915 2nd Pub, Inc. v QBE Ins. Corp.Annotate this Case
Decided on January 3, 2017
Friedman, J.P., Sweeny, Richter, Manzanet-Daniels, Kapnick, JJ.
[*1]915 2nd Pub, Inc. doing business as Thady Con's Bar & Restaurant, et al., Plaintiffs-Respondents,
QBE Insurance Corporation, Defendant-Appellant.
Abrams, Gorelick, Friedman & Jacobson, LLP, New York (Chris Christofides of counsel), for appellant.
Carman, Callahan & Ingham, LLP, Farmingdale (James M. Carman of counsel), for respondents.
Order, Supreme Court, New York County (Paul Wooten, J.), entered April 14, 2016, which, to the extent appealed from, denied defendant's motion for summary judgment dismissing the complaint, and granted plaintiffs' cross motion for summary judgment as to liability on the first cause of action, unanimously reversed, on the law, with costs, defendant's motion granted, and plaintiffs' motion denied. The Clerk is directed to enter judgment dismissing the complaint.
After excavation work on the adjacent property caused structural damage to plaintiffs' building, plaintiffs both submitted an insurance claim to defendant and negotiated a sale of the property to the owner of the adjacent property, i.e., the tortfeasor. The purchaser paid what its principal called "a crazy price for the property value" in the acknowledged hope of disposing of all liability arising from the excavation damage. Plaintiffs brought this action to recover payment under the insurance policy.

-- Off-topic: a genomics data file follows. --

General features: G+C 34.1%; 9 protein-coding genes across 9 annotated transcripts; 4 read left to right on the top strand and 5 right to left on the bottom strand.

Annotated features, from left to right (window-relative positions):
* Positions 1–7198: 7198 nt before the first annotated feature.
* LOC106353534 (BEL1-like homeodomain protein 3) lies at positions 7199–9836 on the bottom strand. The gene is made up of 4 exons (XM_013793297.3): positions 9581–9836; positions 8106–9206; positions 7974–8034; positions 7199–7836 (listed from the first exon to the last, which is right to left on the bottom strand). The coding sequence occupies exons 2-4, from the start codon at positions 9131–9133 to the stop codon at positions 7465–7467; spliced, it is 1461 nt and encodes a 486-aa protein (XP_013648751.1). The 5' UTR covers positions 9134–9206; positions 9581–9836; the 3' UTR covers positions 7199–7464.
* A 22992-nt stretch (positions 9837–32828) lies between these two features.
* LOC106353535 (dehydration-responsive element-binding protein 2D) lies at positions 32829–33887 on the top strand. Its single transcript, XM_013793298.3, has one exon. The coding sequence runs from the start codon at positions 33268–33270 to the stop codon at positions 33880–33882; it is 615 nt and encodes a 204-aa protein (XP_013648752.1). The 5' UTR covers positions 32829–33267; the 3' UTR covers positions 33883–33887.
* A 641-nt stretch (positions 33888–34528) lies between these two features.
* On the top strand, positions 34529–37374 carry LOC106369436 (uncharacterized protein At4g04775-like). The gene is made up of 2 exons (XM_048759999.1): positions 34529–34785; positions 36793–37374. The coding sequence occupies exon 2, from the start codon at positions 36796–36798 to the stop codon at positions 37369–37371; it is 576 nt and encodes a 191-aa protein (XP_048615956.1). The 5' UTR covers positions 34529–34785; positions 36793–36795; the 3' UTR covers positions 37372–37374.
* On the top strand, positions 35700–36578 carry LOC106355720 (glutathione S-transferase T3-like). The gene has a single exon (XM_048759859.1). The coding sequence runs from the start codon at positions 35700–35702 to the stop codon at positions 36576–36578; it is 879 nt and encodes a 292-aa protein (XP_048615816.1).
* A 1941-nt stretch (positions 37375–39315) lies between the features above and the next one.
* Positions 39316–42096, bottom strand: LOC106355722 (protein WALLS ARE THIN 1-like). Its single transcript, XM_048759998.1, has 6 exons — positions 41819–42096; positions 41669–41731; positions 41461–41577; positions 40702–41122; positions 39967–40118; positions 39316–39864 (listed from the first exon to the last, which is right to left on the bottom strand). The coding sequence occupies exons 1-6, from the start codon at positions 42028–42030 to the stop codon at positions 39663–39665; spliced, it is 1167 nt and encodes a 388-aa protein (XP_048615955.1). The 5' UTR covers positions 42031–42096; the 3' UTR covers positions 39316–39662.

By selling the damaged building to the entity that damaged it, plaintiffs violated the terms of the policy that required them to "do everything necessary to secure" and "do nothing after loss to impair" defendant's subrogation rights, i.e., defendant's right to pursue any claim that plaintiffs had against the tortfeasor (see Chemical Bank v Meltzer , 93 NY2d 296, 304 ). Thus, defendant is not required to pay plaintiffs' claim (Tropic Pollo I Corp. v National Specialty Ins. Co., Inc. , 818 F Supp 2d 559, 562 [ED NY 2011]).
The sale of the building also violated plaintiffs' obligation to cooperate with defendant in its investigation of their claim (see e.g. Somerstein Caterers of Lawrence v Insurance Co. of State of Pa. , 262 AD2d 252 [1st Dept 1999]). Immediately after the sale, the purchaser demolished the building, leaving
nothing to investigate, at a time when the parties had yet to reach an agreement on the amount to be paid under the policy.
THIS CONSTITUTES THE DECISION AND ORDER
OF THE SUPREME COURT, APPELLATE DIVISION, FIRST DEPARTMENT.
ENTERED: JANUARY 3, 2017